Acknowledging that patients “deserve increased price transparency and affordable care,” Mylan N.V. (MYL) CEO Heather Bresch wrote in a company press release Monday that the company is “taking immediate action to help ensure that everyone who needs an EpiPen gets one.” The drugmaker has come under fire following reports highlighting steep price rises in the life-saving drug, which treats anaphylactic shock caused by allergic reactions.
Mylan announced that it would cover up to $300 of out of pocket cost at the pharmacy, which it said would amount to a 50% reduction in patient cost from the list price. It will also double the eligibility for patient assistance, “effectively eliminating out-of-pocket expense for uninsured and under-insured patients.”
Mylan bought the rights for the EpiPen injector in 2007, when the wholesale price for a single EpiPen (they are sold in packs of two) averaged $56.64, according to Connecture, a health insurance technology and data analytics company. Gradual price hikes accelerated until, beginning in the fourth quarter of 2014, the price rose 15% every other quarter. A single injector now costs an average of $365.17 according to Connecture, meaning that a refill of the prescription costs more than $700 wholesale. That is a 545% price rise since the end of 2007. The injectors expire every year.
Food allergies affect between 4% and 6% of children in the U.S., according to the CDC. Mylan has a near monopoly on emergency self-treatments for anaphylaxis. The company settled a lawsuit in 2012 to allow a generic alternative to enter the market in 2015, but Teva Pharmaceutical Industries Ltd.’s (TEVA) product was rejected by the FDA. Sanofi S.A.’s (SNY) non-generic Auvi-Q was pulled from the market last year. Most of the EpiPen’s price increase has come since 2012. (See also, Drug Prices: Name Brands Doubled in Last 5 Years.)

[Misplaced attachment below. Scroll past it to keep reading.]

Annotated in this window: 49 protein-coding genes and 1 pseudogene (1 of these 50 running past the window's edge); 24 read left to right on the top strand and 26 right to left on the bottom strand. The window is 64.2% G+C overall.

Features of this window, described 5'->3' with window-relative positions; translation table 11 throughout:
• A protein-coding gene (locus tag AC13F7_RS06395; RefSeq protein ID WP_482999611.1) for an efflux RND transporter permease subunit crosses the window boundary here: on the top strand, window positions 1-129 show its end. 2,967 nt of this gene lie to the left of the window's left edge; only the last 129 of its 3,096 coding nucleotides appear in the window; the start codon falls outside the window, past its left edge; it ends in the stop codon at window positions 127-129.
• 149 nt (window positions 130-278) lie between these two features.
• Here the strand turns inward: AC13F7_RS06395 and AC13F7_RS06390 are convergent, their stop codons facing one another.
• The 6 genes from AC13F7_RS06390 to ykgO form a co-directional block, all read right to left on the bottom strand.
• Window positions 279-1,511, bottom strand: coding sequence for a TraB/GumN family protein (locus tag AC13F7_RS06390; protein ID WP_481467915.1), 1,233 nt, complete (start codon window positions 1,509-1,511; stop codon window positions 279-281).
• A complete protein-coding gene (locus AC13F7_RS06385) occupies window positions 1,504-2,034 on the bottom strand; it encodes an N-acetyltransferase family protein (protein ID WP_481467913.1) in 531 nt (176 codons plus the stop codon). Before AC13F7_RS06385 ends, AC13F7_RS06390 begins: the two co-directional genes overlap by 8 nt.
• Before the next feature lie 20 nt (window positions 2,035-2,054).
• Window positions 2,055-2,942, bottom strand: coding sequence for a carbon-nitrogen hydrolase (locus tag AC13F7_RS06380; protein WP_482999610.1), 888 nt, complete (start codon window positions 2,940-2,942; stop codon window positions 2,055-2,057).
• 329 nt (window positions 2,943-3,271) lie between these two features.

Even as the price of an EpiPen has shot up, the total compensation of its current CEO has risen faster. Bresch earned $2.5 million in 2007. She was appointed President in 2009, and earned $4.9 million that year. In 2011 she joined the company’s board and her appointment as CEO was announced; she earned $9.7 million that year. She took over as CEO in 2012, earning $10.0 million; two years later she earned more than twice that figure, $25.8 million.
Mylan bought Abbott Laboratories (ABT) in 2014, allowing it to move its headquarters to the Netherlands, where the corporate tax rate is lower.
The company has conducted a concerted lobbying campaign around the EpiPen, spending $11.5 million since 2007, according to OpenSecrets.org. The FDA recommended that a prescription pack contain two injectors instead of one in 2010 and widened guidelines for who should be prescribed an EpiPen. Some states now require that public schools stock the drug, with the Federal government passing a law to provide those states with grants in 2013. (See also, Why Drug Prices Keep Rising and How to Fight Back.)
Bresch is the daughter of U.S. senator Joe Manchin from West Virginia.
Jim Yocum, executive vice president at Connecture, told Investopedia via email that “Mylan has done a masterful job of creating demand for the EpiPens as a necessary stocked items in schools, restaurants, summer camps, etc.; anywhere the risk of anaphylactic shock might exist.” He also points to the way the company designed its patents: “by focusing on the specific dosage control mechanisms and actions that ensure firing a consistent dose into the patient,” Mylan has made it difficult for generic manufacturers to enter the market.
Mylan has become the target of political ire in recent days, with Hillary Clinton tweeting Wednesday that there is “no justification” for the company’s price hikes. The company’s stock fell 6.2% at its intraday low. (See also, Two Senators Investigate Pricing of Mylan’s EpiPen.)
EpiPens can be the difference between life and death. There’s no justification for these price hikes. https://t.co/O6RbVR6Qim -H
— Hillary Clinton (@HillaryClinton) August 24, 2016
Senate judiciary chairman Chuck Grassley of Iowa, a Republican, has written a letter to Mylan expressing concern that “the substantial price increase could limit access to a much-needed medication.” He requested an explanation by September 6. Senator Amy Klobuchar of Minnesota, a Democrat, asked the Federal Trade Commission to investigate possible antitrust violations by the company, saying the law prohibits “the use of unreasonable restraints of trade to facilitate or protect a price increase.”
In an interview Thursday, Bresch told CNBC, “No one’s more frustrated than me,” adding that “everybody should be frustrated” with the current state of the healthcare system. She blamed middlemen for the necessity to charge high prices and expressed hope “that this is an inflection point for this country.” She also said that she had reached out to Senators Grassley and Klobuchar to arrange a meeting but had received no response.